If you need a helping hand, there are many clip artists on TpT who sell store banners - you can then dress them up according to your requirements. Graphics From The Pond has a great free set for TpT stores to start you off: Dress Up Your Store Basics Pack - Make Banners and Badges  If you have absolutely no time at all - find a designer to help you!  Starting at $5, you can add a fabulous banner to your store!  I love Alexis Sanchez from Laugh, Eat, Learn - she is super easy to work with and very reasonably priced.

7.  Featured Products: The featured products section is useful to highlight seasonal products, bundles or series. Remember to change it out regularly.  Follow this path to find this section: Seller Dashboard>View and Edit Product Listings>Quick Edit>Status. You can have up to 4 resources featured - choose wisely!

8.  Customized Categories: Don't rely on the search bar in which ever platform you are selling! Some are better than others, but can be fickle. Instead imagine that a potential buyer has come across your store, you may have 10 pages of products - you want them to find the product they are looking for quickly. They will soon be put off scrolling page after page and quickly look for a store that does have customized categories. Initially, as you begin to create products, you will find each marketplace has a set of tags that you can attach to your product. This is fine to begin with, but as you build on quantity, you will find that your products begin to fit into easily customizable categories - utilize this to help your buyers stay.  Follow this path to customize your categories: Seller Dashboard>View and Edit Product Listings>Manage Your Categories. Don't forget to save!

I love these for category icons: or

9.  Data:  Teachers love data - right?!  Familiar yourself with your product data - it is important to see how each product is performing.  Is it overpriced?  Is it underpriced? Is it wishlisted? How many views has it had? etc. Find those statistics here: Seller Dashboard>Product Statistics.A good rule of thumb for your conversion rate is anything that is around 3% + is performing well.  If the % is very high, perhaps make your product more expensive - it is performing very well indeed!  Below 3% - you need to be asking yourself what you can do to make this product perform better.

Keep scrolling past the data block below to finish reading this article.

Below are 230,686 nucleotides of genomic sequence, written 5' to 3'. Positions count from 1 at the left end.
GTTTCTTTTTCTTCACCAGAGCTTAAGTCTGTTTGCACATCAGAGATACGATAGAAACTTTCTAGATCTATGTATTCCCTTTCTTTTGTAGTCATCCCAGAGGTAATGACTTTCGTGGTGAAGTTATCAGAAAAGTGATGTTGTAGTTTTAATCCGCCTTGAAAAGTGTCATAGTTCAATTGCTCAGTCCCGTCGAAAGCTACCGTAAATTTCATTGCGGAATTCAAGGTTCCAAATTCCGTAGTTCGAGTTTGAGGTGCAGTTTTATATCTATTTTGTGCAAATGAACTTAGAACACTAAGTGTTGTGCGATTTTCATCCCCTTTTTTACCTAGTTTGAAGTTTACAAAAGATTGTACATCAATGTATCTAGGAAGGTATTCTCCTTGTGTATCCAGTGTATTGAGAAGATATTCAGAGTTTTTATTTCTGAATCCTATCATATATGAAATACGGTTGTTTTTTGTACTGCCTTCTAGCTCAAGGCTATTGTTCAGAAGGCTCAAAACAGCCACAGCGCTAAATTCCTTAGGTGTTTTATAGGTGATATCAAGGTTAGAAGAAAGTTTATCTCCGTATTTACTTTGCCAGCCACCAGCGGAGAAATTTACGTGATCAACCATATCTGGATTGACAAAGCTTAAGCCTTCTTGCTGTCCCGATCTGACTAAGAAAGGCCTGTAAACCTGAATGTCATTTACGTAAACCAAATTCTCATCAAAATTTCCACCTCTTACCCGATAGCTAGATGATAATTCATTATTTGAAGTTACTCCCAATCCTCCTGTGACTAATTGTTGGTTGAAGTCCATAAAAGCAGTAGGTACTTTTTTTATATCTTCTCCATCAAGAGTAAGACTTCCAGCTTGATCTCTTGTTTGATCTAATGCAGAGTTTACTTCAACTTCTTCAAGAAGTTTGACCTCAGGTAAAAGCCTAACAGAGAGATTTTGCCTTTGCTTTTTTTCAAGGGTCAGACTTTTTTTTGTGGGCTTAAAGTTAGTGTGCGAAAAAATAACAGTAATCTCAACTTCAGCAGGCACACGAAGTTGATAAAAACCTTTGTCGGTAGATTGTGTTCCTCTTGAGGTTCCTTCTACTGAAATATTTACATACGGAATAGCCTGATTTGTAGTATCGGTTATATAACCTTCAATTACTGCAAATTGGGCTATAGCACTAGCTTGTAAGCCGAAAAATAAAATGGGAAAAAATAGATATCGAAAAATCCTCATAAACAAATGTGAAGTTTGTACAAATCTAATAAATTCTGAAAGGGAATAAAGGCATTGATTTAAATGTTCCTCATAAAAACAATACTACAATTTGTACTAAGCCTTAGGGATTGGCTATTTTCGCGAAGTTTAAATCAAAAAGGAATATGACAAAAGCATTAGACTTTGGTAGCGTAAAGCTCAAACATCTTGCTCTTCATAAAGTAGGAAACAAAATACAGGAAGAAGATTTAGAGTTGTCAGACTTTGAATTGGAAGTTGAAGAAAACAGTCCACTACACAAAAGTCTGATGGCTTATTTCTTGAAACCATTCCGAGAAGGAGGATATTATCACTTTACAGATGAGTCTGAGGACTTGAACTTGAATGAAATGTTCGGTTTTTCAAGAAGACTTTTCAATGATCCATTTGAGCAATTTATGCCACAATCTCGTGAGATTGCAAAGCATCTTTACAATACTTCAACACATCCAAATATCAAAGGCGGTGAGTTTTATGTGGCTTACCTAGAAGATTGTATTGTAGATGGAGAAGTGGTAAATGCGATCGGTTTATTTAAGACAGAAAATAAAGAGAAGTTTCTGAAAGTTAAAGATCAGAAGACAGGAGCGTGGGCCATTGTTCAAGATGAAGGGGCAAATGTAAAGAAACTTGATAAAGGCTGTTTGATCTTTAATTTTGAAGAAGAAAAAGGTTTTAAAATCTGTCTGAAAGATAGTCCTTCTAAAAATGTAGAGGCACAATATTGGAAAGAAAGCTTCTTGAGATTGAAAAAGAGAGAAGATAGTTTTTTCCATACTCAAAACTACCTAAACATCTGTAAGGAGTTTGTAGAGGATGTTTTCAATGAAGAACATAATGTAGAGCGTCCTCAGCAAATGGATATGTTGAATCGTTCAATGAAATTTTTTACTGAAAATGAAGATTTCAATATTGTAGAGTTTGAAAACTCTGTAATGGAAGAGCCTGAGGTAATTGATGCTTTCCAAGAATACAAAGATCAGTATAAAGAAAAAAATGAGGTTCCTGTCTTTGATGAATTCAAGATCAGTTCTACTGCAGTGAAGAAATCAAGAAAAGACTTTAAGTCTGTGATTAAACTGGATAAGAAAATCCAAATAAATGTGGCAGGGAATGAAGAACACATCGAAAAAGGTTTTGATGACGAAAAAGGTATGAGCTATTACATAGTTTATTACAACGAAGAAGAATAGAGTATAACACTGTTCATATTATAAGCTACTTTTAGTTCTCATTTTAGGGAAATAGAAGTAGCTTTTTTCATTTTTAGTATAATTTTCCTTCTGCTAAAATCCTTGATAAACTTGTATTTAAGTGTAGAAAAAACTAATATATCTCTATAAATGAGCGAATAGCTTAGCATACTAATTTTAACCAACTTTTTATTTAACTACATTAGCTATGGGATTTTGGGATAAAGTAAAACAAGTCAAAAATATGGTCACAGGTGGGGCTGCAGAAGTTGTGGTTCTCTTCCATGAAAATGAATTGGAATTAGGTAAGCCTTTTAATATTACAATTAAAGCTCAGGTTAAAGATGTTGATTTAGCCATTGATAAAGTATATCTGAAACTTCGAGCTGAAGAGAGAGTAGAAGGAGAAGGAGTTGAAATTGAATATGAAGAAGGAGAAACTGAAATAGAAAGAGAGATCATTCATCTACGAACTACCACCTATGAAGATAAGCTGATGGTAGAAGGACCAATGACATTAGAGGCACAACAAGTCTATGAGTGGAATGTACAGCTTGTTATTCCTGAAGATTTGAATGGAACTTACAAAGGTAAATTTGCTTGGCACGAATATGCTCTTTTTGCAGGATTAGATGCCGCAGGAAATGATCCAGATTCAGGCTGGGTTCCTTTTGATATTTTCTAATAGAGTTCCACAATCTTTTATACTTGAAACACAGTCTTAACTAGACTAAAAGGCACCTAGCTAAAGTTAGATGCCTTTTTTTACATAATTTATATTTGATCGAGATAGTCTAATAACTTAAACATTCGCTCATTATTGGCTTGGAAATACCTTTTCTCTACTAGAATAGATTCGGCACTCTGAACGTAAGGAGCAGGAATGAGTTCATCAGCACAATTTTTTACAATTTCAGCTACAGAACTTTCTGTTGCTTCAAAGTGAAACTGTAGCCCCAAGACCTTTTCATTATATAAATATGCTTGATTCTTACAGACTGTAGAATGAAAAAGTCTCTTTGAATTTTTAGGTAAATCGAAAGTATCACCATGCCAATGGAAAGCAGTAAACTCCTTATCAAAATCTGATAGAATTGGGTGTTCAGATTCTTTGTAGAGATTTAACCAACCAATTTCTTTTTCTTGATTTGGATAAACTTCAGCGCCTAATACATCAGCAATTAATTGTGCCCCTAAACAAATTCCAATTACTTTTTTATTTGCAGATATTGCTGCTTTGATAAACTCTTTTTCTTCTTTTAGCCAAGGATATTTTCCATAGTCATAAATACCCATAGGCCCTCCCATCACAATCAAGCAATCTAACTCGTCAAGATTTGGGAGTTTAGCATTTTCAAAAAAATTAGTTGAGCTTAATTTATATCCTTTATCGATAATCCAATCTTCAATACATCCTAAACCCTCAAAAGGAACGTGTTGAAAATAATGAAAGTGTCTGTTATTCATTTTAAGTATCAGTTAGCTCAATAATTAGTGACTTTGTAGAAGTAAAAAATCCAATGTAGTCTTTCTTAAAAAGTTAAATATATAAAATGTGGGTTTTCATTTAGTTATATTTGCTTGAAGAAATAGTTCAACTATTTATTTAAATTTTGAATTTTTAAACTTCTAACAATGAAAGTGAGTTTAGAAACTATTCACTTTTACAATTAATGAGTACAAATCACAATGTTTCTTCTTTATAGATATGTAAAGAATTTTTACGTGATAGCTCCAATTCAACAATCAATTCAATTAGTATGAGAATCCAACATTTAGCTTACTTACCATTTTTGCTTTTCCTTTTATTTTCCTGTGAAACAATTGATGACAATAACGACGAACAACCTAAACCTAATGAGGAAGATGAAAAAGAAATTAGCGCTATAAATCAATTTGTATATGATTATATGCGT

Also keep a daily record of your sales and productivity performance - this will keep you focused on your goals. Primary Paradise has a fabulous free Data Tracker here: Easy Stats Tracker Freebie 
It is also useful to track your monthly earnings from year to year - you want to see a pattern of growth.  Never compare yourself to other sellers - it can be very demotivating and demoralizing! Some sellers come out of the starting blocks with a bang, but most are slow burners like you and me!  With permission from Christi Fultz, click the pic below and find her fabulous Earnings Tracker!

So, that's it for Part One!  I am sure there is so much more, but I was aware that it was already a long read!  If you are ready to sell, just click on the pics below.  These contain affiliate links.  

Happy selling!

Chapter Two - Creating a Product - coming soon!

Thursday, 15 October 2015

Freaky Friday tomorrow!

This is a closed promotion. We are not accepting new collaborators at this time.

This year there are 5 Fridays in October, so you will be treated to 'spook'-tacular deals for 5 weeks!
The deals started on October 2nd and will run each Friday through October 30th!

Here is how it works:
Each Friday the participating sellers will select one product from their store to mark down to just $1 for the day!

How will you find these products?
There are 2 ways:

1. Type freakyfriday into the TPT search engine

2. Click the links to the participating stores in the linky at the end of this post and it will take you directly to that store's $1 deal for the day!

  You can also click the first link- it will bring you to all the $1 deals of the day!

So what will you find from me this week?

Ready To Find All the $1 Deals for Week 1 of Freaky Friday?